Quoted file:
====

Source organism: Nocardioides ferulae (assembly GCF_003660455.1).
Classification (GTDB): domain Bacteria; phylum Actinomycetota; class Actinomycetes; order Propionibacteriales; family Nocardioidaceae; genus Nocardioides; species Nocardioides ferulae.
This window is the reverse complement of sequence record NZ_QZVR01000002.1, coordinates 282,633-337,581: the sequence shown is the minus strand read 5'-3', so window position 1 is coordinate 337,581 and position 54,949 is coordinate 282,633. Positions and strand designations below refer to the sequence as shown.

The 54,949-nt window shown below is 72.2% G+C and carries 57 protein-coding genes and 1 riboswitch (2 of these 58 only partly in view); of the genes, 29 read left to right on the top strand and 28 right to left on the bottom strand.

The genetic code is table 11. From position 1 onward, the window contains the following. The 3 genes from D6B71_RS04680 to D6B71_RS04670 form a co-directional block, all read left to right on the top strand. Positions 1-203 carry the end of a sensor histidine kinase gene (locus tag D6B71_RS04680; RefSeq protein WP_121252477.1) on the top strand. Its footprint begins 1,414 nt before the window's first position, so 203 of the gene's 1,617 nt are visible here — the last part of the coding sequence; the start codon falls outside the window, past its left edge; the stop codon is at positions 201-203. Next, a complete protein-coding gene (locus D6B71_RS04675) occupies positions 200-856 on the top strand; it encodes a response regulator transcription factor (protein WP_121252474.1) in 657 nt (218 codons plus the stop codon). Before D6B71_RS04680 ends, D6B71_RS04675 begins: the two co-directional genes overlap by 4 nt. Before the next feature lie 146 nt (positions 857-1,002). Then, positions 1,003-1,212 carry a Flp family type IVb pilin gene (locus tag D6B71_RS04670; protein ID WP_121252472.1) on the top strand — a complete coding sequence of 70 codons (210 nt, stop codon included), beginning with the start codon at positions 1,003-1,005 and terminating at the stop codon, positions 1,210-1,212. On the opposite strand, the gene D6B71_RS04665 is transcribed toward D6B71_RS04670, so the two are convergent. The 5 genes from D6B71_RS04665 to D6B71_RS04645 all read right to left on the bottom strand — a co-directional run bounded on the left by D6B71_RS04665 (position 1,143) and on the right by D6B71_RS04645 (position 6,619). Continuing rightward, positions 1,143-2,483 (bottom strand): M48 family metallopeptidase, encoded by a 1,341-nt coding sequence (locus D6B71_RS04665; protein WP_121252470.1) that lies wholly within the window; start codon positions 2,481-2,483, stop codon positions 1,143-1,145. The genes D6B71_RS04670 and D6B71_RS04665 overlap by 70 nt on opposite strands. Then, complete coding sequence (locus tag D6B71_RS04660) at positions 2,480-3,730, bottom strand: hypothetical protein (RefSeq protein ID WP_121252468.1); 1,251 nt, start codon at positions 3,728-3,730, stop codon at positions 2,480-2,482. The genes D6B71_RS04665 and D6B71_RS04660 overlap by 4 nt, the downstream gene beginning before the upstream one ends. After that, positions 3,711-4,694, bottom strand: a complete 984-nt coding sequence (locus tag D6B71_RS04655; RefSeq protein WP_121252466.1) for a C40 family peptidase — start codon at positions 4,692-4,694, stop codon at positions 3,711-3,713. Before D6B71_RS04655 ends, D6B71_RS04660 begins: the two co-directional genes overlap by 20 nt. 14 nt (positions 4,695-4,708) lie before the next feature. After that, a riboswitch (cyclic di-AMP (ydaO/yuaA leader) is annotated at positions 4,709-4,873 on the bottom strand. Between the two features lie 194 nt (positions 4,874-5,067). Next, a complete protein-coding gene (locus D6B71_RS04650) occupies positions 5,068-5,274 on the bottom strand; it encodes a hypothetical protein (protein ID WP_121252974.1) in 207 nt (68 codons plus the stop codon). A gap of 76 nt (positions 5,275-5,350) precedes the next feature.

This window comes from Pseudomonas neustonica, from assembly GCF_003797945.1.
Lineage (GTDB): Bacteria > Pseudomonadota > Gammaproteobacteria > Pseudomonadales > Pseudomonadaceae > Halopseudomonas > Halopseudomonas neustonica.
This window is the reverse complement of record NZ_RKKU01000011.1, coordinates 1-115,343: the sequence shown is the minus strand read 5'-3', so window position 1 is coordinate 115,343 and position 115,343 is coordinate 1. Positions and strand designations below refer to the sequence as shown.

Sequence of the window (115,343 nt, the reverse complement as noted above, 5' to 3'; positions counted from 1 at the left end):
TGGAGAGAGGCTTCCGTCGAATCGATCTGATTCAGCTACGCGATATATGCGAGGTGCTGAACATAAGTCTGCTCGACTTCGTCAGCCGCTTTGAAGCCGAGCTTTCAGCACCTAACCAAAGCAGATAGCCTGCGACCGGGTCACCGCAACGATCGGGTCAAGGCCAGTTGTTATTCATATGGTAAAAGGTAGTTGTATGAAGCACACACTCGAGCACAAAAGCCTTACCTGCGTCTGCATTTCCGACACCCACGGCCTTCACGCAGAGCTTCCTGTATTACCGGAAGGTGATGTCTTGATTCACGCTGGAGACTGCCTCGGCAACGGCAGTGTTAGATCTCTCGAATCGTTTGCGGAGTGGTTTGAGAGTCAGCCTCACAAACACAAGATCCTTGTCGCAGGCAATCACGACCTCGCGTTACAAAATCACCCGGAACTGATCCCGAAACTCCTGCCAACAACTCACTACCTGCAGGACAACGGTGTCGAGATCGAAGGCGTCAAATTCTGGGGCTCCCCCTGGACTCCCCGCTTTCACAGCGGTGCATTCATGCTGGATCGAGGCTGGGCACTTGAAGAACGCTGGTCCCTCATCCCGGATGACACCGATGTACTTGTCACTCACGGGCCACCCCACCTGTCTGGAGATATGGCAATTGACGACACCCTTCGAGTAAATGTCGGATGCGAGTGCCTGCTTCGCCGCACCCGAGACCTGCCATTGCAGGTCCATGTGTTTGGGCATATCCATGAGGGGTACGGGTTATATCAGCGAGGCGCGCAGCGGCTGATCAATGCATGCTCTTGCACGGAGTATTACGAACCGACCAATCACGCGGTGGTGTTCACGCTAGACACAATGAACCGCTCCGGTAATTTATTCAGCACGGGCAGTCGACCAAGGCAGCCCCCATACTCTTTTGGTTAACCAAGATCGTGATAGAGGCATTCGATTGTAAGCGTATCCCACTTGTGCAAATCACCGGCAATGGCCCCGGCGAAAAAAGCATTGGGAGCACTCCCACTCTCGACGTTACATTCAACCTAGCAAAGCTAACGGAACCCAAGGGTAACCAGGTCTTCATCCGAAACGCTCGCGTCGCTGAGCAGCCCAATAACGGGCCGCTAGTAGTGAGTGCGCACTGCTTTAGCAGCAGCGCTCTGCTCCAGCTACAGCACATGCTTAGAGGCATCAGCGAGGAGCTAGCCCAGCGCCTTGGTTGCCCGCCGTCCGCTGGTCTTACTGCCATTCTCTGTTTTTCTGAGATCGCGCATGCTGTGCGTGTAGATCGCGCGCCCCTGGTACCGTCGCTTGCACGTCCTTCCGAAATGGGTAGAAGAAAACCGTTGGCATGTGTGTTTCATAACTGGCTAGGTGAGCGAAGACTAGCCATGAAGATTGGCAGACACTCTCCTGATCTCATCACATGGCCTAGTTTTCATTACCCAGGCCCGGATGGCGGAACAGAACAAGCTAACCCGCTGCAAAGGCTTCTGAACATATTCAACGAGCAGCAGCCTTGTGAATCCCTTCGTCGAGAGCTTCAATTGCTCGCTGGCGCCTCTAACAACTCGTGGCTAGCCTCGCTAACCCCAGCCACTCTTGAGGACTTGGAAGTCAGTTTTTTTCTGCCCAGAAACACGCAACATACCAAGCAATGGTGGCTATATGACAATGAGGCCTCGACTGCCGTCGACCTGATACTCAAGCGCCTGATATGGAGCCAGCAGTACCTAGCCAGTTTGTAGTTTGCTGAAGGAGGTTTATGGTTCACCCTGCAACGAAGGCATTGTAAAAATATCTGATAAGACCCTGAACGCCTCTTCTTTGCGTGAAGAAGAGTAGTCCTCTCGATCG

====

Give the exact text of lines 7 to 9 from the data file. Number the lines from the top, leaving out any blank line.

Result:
Lineage (GTDB): Bacteria > Pseudomonadota > Gammaproteobacteria > Pseudomonadales > Pseudomonadaceae > Halopseudomonas > Halopseudomonas neustonica.
This window is the reverse complement of record NZ_RKKU01000011.1, coordinates 1-115,343: the sequence shown is the minus strand read 5'-3', so window position 1 is coordinate 115,343 and position 115,343 is coordinate 1. Positions and strand designations below refer to the sequence as shown.

Sequence of the window (115,343 nt, the reverse complement as noted above, 5' to 3'; positions counted from 1 at the left end):